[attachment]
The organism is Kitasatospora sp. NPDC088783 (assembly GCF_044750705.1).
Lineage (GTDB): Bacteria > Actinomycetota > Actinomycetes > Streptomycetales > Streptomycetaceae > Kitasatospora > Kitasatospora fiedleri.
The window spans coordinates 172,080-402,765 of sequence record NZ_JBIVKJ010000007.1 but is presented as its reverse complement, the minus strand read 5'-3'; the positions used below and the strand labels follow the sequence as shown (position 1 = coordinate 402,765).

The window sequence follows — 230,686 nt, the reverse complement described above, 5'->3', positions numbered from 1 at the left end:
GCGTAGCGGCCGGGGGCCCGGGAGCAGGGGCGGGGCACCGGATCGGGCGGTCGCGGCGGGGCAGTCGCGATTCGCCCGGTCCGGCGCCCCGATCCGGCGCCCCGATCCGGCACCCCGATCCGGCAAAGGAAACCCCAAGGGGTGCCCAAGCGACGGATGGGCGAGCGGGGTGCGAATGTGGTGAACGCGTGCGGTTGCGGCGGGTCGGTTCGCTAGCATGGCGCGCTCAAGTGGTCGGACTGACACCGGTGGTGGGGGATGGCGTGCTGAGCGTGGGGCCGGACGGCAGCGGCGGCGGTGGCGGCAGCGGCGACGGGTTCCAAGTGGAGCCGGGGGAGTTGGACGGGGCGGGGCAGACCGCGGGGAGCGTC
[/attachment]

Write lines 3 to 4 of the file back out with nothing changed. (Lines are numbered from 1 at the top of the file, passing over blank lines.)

The window spans coordinates 172,080-402,765 of sequence record NZ_JBIVKJ010000007.1 but is presented as its reverse complement, the minus strand read 5'-3'; the positions used below and the strand labels follow the sequence as shown (position 1 = coordinate 402,765).

The window sequence follows — 230,686 nt, the reverse complement described above, 5'->3', positions numbered from 1 at the left end: